The present study is an experimental investigation on the influence of engine operational parameters on the temperature history of intake valves. During the initial stage of the warm-up process, the temperature history of the intake valve followed an exponential behavior with a time constant that ranged from about 23 to 39 s for the test conditions examined. In contrast, the temperature history of the coolant varied linearly with time suggesting that the net heat input to the coolant is roughly constant during the initial stage of the engine warm-up process. After the initial transient phase that lasted about one minute, the temperature rise of the intake valve was quasi-steady. During this latter period, the measured intake valve temperature was predicted by the steady-state temperature correlation developed in an earlier study.
Technical Paper

Effects of Operational Parameters on Structural Temperatures and Coolant Heat Rejection of a S. I. Engine

This study reports the effects of various engine operational parameters and coolant conditions on the structural temperature distribution, and on the heat rejection to the coolant and to the lubricating oil of a 16-valve 4-cylinder engine. Included are comparisons of the cooling characteristics of the aqueous solution coolant with those of 100% ethylene glycol coolant. Lastly, an empirical equation for the coolant heat rejection of this engine is presented.
Technical Paper

Evaluation of the Potential of a Low-Heat-Rejection Diesel Engine to Meet Future EPA Heavy-Duty Emission Standards

The potential for Low-Heat-Rejection (LHR) engines to meet current and future emission standards is a critical consideration. For the most part, NOx emissions measured both at GMR and elsewhere have been significantly higher than for conventional diesel engines, and many of the control methods for NOx increase fuel consumption. In recent studies at General Motors Research Laboratories (GMR), the LHR engine has shown potential for significant reductions in smoke and particulate emissions. In this study, data acquired from a single-cylinder LHR engine having a 2.0-L displacement and a quiescent combustion system were combined with multicylinder engine mapping data for a 1988 production truck engine to form a simulated multicylinder LHR truck engine with turbo-charging and intercooling. These data were used as input to a simulation model of the EPA heavy-duty transient test schedule to estimate LHR engine emissions and fuel consumption.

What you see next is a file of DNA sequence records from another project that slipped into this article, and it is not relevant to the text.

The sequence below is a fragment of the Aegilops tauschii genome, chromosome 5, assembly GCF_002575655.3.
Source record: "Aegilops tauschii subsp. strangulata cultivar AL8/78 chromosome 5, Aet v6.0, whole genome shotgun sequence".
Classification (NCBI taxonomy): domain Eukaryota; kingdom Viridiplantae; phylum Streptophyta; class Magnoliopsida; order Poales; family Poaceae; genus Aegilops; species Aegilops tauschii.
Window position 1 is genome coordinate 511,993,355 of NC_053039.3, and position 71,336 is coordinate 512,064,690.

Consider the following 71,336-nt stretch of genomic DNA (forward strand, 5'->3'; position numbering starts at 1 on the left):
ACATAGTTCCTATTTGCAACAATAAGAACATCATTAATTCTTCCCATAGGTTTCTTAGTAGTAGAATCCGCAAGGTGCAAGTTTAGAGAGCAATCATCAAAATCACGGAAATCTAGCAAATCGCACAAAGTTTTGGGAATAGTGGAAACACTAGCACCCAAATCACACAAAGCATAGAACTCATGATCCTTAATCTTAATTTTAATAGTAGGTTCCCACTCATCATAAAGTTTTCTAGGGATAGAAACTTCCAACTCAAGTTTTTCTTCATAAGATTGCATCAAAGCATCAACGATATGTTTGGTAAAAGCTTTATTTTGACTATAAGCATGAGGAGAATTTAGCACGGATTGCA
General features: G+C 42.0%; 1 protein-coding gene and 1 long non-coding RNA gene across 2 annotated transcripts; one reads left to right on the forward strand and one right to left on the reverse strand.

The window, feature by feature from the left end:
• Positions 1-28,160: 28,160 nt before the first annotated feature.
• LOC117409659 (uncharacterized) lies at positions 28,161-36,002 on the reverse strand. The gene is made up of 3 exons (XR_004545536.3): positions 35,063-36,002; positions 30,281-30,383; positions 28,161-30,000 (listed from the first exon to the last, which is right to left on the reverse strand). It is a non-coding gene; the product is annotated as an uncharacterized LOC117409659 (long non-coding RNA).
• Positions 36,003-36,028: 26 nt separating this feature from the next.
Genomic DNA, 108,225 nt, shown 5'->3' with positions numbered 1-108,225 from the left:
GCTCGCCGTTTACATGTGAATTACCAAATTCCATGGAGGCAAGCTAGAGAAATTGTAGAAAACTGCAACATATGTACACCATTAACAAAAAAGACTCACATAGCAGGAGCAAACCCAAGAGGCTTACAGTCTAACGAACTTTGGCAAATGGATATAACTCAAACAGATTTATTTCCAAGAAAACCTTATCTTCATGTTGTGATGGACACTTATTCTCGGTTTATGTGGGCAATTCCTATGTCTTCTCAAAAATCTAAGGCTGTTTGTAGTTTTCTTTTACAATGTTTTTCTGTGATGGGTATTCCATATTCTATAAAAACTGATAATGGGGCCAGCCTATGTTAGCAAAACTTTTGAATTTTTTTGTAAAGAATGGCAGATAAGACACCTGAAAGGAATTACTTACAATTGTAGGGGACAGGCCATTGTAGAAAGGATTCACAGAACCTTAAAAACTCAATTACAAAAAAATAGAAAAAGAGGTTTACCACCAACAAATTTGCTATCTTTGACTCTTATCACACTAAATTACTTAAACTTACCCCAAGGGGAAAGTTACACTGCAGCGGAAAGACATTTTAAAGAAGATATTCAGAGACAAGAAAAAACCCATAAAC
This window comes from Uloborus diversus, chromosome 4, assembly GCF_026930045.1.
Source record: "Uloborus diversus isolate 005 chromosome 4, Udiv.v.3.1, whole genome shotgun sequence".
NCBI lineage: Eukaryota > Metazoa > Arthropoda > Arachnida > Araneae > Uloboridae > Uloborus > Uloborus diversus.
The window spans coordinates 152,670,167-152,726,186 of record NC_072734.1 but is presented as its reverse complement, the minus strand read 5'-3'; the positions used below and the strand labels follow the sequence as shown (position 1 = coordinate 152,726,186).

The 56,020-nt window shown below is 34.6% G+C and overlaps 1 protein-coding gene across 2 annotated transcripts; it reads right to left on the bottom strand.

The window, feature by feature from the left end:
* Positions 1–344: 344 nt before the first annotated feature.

Technical Paper

On the Performance and Emissions of an Uncooled Heavy-Duty Single-Cylinder Diesel Engine

In this study, which is a continuation of an earlier one, the performance and emissions of an uncooled 2.0-L single-cylinder open-chamber diesel engine were experimentally investigated further. In addition to the routine performance and emissions measurements, the heat-release characteristics, friction losses, and temperatures of combustion-chamber components were measured. The performance of the uncooled engine, which was significantly better than that in the earlier study, was as good as the performance of the water-cooled engine with the exception of high-load/low-speed conditions. For a given fuel-input energy, the uncooled engine had lower friction losses and lower pumping losses but also generally had lower thermal efficiency. The uncooled engine appeared to have less premixed combustion and substantially shorter heat-release duration than the water-cooled engine.
Technical Paper

Impact of Engine Design on Vehicle Heating System Performance

A global thermal model of a vehicle powertrain is used to quantify how different engine design and powertrain calibration strategies influence the performance of a vehicle heating system. Each strategy is evaluated on its ability to improve the warm-up and heat rejection characteristics of a small-displacement, spark-ignition engine while minimizing any adverse effect on fuel consumption or emissions. An energy audit analysis shows that the two strategies having the greatest impact on heating system performance are advancing the spark and forcing the transmission to operate in a lower gear. Changes in head mass, exhaust port diameter, and coolant flow rate influence the coolant warm-up rate but have relatively little effect on steady state heat transfer at the heater core.